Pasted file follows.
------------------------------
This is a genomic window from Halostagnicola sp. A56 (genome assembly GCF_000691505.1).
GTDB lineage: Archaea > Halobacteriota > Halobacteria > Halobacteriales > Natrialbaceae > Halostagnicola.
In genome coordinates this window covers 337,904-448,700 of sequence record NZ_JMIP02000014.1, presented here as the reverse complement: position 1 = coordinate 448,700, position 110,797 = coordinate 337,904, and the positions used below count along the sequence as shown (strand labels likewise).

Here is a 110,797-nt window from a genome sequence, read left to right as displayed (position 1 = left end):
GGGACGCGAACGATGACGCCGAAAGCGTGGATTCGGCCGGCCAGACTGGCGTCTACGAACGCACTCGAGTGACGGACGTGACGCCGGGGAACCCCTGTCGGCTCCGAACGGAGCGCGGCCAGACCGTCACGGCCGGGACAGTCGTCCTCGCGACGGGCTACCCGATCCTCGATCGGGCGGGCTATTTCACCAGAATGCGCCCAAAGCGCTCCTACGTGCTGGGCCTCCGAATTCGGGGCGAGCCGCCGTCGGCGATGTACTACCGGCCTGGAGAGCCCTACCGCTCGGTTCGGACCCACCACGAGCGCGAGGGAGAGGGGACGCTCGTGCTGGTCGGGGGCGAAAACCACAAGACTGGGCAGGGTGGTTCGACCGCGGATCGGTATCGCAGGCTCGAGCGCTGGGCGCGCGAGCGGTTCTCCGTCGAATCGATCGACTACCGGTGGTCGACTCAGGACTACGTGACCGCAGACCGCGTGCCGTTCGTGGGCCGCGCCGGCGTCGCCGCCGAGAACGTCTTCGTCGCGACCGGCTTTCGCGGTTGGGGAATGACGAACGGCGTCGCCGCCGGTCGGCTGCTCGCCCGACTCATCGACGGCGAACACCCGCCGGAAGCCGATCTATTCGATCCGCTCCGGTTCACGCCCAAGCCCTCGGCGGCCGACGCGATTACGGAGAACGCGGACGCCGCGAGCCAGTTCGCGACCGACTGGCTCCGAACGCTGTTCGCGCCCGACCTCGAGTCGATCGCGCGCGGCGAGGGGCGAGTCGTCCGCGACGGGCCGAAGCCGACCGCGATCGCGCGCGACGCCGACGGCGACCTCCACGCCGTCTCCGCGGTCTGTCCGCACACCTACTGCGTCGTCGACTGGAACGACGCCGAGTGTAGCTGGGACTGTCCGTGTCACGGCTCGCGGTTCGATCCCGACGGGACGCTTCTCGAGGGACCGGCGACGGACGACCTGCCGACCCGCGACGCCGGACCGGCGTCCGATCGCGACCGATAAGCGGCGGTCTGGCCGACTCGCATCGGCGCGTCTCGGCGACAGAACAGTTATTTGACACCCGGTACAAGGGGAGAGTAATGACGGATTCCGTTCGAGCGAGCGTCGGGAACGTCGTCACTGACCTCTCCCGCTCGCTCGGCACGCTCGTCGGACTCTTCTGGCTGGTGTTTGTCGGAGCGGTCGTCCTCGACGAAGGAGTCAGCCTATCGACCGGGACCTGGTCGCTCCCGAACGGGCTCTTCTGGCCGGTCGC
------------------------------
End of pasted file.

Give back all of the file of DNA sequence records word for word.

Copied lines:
This is a genomic window from Halostagnicola sp. A56 (genome assembly GCF_000691505.1).
GTDB lineage: Archaea > Halobacteriota > Halobacteria > Halobacteriales > Natrialbaceae > Halostagnicola.
In genome coordinates this window covers 337,904-448,700 of sequence record NZ_JMIP02000014.1, presented here as the reverse complement: position 1 = coordinate 448,700, position 110,797 = coordinate 337,904, and the positions used below count along the sequence as shown (strand labels likewise).

Here is a 110,797-nt window from a genome sequence, read left to right as displayed (position 1 = left end):
GGGACGCGAACGATGACGCCGAAAGCGTGGATTCGGCCGGCCAGACTGGCGTCTACGAACGCACTCGAGTGACGGACGTGACGCCGGGGAACCCCTGTCGGCTCCGAACGGAGCGCGGCCAGACCGTCACGGCCGGGACAGTCGTCCTCGCGACGGGCTACCCGATCCTCGATCGGGCGGGCTATTTCACCAGAATGCGCCCAAAGCGCTCCTACGTGCTGGGCCTCCGAATTCGGGGCGAGCCGCCGTCGGCGATGTACTACCGGCCTGGAGAGCCCTACCGCTCGGTTCGGACCCACCACGAGCGCGAGGGAGAGGGGACGCTCGTGCTGGTCGGGGGCGAAAACCACAAGACTGGGCAGGGTGGTTCGACCGCGGATCGGTATCGCAGGCTCGAGCGCTGGGCGCGCGAGCGGTTCTCCGTCGAATCGATCGACTACCGGTGGTCGACTCAGGACTACGTGACCGCAGACCGCGTGCCGTTCGTGGGCCGCGCCGGCGTCGCCGCCGAGAACGTCTTCGTCGCGACCGGCTTTCGCGGTTGGGGAATGACGAACGGCGTCGCCGCCGGTCGGCTGCTCGCCCGACTCATCGACGGCGAACACCCGCCGGAAGCCGATCTATTCGATCCGCTCCGGTTCACGCCCAAGCCCTCGGCGGCCGACGCGATTACGGAGAACGCGGACGCCGCGAGCCAGTTCGCGACCGACTGGCTCCGAACGCTGTTCGCGCCCGACCTCGAGTCGATCGCGCGCGGCGAGGGGCGAGTCGTCCGCGACGGGCCGAAGCCGACCGCGATCGCGCGCGACGCCGACGGCGACCTCCACGCCGTCTCCGCGGTCTGTCCGCACACCTACTGCGTCGTCGACTGGAACGACGCCGAGTGTAGCTGGGACTGTCCGTGTCACGGCTCGCGGTTCGATCCCGACGGGACGCTTCTCGAGGGACCGGCGACGGACGACCTGCCGACCCGCGACGCCGGACCGGCGTCCGATCGCGACCGATAAGCGGCGGTCTGGCCGACTCGCATCGGCGCGTCTCGGCGACAGAACAGTTATTTGACACCCGGTACAAGGGGAGAGTAATGACGGATTCCGTTCGAGCGAGCGTCGGGAACGTCGTCACTGACCTCTCCCGCTCGCTCGGCACGCTCGTCGGACTCTTCTGGCTGGTGTTTGTCGGAGCGGTCGTCCTCGACGAAGGAGTCAGCCTATCGACCGGGACCTGGTCGCTCCCGAACGGGCTCTTCTGGCCGGTCGC